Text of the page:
A STIRRING consequence of Bob Dylan winning the Nobel Prize for literature is the reminder that turbulent times may produce great poets who express rage and dreams so lyrically that they lift the soul, as Dylan did with his words and music.
It was equally true during South Africa’s struggle against apartheid, when liberation songs with potent words and melodies gave people the strength to carry on. A collection of dozens of these freedom songs was beautifully captured in the 2002 documentary film Amandla! A Revolution in Four-Part Harmony, winner of the Audience Award and the Freedom of Expression Award at the 2002 Sundance Film Festival. It features original recordings and new live performances by trumpeter Hugh Masakela, singer Miriam Makeba, pianist Abdullah Ibrahim, guitarist Vusi Mahlasela, and others.
When Nelson Mandela died, masses of people gathered outside his home in Houghton, Johannesburg, and rather than standing mournfully on the pavement, sang praise songs and danced in the street to celebrate his life, despite their feelings of loss. It was a natural expression.
The contemporary political chaos in South Africa has not produced its own “Dylan” yet, but interspersed among the people protesting the situation are poets and balladeers who we will hear more of in the future.
In Dylan’s heyday in the 1960s and 70s, students and hippies promoted free love, slammed the establishment, protested against the older generation’s wars and hypocrisy, smoked marijuana and used LSD to get high. And they saw themselves as the vanguard of a better world. South African students protesting countrywide today for free higher education and a better South Africa are not always clear in their goals, partly because they are young and unformed – like the American students of the 1960s were – but are acting on instincts echoing Dylan’s song: “The Times they are a-Changing”.
The naivety of some members of the “Fallist” student movement – a general term for those fighting for fees to fall and education to be “decolonised” – is epitomised by a video clip posted on YouTube last week which by Monday had garnered 430 000 hits. In it, an impassioned black student tells the University of Cape Town science faculty that it should “decolonise” science by doing away with it entirely and “starting all over again”.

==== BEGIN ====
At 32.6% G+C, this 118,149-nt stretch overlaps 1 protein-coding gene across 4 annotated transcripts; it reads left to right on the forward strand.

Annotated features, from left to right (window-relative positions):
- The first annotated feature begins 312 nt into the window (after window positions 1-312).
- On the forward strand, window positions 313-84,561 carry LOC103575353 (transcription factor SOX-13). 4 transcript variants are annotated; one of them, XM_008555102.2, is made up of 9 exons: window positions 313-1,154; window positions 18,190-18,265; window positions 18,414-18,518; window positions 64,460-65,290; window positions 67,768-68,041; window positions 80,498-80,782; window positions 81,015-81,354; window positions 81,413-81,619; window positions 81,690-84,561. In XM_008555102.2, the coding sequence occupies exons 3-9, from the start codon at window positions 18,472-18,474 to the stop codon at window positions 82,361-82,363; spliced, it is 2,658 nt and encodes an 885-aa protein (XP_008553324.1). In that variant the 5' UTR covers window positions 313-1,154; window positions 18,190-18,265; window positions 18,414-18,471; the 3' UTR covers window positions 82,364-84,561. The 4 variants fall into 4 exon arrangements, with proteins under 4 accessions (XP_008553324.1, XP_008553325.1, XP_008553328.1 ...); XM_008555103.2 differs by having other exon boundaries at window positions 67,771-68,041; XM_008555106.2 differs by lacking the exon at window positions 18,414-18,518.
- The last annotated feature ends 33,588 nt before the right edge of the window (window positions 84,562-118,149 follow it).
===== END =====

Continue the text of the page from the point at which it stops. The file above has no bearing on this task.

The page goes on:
Science is a product of western modernity and should be scrapped, “especially in Africa” she said. She cited a place in KZN called Umhlab’uyalingana where they believe that through magic “…you are able to send lightning to strike someone.” Scientific explanations don’t work, she says, “because it’s something that happens.”
Laughs aside, what is happening among the youth has a very serious angle. Despite their often misdirected energies, violence, and attempts to force universities to suspend academic programmes, this born-free generation sees historical wrongs done to blacks through white supremacy and colonialism, and want to rectify them. They are challenging the status quo of blacks’ economic exclusion and cultural oppression by “western colonialists”. These are noble goals, even if understood too simplistically by many in this complicated country with its huge social challenges.
Dylan rose from the crucible of angry American students. Now 75, he was raised in a Jewish community in the state of Minnesota, attended Zionist camps in Wisconsin, became a born-again Christian in the 1970s, and returned to his Jewish roots in the ’80s. He held his eldest son Jesse’s barmitzvah at Jerusalem’s Western Wall in 1983. In later decades he participated in holiday services at Chabad synagogues.
It is an understatement to say we live in crazy times worldwide, epitomized by the buffoon Donald Trump coming close to being the president of the world’s most powerful country, and South Africa reeling under its local version of Trump in President Jacob Zuma.
Many South African students have never even heard of Bob Dylan, and would instinctively regard him as a western colonial import. But his iconic songs such as “Blowin’ in the Wind” and “Masters of War” apply in this country as much as they did in his 1970s America.
Dylan’s young generation didn’t succeed in changing the world – the success of today’s Trumps and Zumas testify to that. But he held up a searing mirror to society. South African students, with their often-irrational fury, are now doing the same.